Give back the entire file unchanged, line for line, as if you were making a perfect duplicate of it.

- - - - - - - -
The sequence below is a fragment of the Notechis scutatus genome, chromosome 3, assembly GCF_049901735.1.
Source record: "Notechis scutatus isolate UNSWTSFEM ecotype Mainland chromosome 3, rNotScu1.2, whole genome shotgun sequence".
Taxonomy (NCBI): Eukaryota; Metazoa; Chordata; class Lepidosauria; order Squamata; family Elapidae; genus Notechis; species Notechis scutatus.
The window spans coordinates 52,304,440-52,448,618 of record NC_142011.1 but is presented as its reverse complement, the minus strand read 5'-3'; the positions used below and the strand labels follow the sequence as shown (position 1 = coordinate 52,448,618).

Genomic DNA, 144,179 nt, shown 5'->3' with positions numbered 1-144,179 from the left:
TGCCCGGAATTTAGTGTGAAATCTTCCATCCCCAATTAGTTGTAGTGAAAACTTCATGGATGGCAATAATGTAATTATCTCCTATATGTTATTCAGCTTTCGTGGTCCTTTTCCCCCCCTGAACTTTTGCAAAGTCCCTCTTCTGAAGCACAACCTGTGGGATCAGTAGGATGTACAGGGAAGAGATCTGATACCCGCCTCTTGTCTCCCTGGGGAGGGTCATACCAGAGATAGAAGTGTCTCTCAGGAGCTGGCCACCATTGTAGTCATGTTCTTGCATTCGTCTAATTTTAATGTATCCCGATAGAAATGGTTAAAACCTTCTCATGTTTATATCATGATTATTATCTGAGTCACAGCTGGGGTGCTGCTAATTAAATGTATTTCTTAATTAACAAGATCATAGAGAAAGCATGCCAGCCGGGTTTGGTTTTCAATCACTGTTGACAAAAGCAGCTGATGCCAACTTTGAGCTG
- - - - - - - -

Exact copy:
The sequence below is a fragment of the Notechis scutatus genome, chromosome 3, assembly GCF_049901735.1.
Source record: "Notechis scutatus isolate UNSWTSFEM ecotype Mainland chromosome 3, rNotScu1.2, whole genome shotgun sequence".
Taxonomy (NCBI): Eukaryota; Metazoa; Chordata; class Lepidosauria; order Squamata; family Elapidae; genus Notechis; species Notechis scutatus.
The window spans coordinates 52,304,440-52,448,618 of record NC_142011.1 but is presented as its reverse complement, the minus strand read 5'-3'; the positions used below and the strand labels follow the sequence as shown (position 1 = coordinate 52,448,618).

Genomic DNA, 144,179 nt, shown 5'->3' with positions numbered 1-144,179 from the left:
TGCCCGGAATTTAGTGTGAAATCTTCCATCCCCAATTAGTTGTAGTGAAAACTTCATGGATGGCAATAATGTAATTATCTCCTATATGTTATTCAGCTTTCGTGGTCCTTTTCCCCCCCTGAACTTTTGCAAAGTCCCTCTTCTGAAGCACAACCTGTGGGATCAGTAGGATGTACAGGGAAGAGATCTGATACCCGCCTCTTGTCTCCCTGGGGAGGGTCATACCAGAGATAGAAGTGTCTCTCAGGAGCTGGCCACCATTGTAGTCATGTTCTTGCATTCGTCTAATTTTAATGTATCCCGATAGAAATGGTTAAAACCTTCTCATGTTTATATCATGATTATTATCTGAGTCACAGCTGGGGTGCTGCTAATTAAATGTATTTCTTAATTAACAAGATCATAGAGAAAGCATGCCAGCCGGGTTTGGTTTTCAATCACTGTTGACAAAAGCAGCTGATGCCAACTTTGAGCTG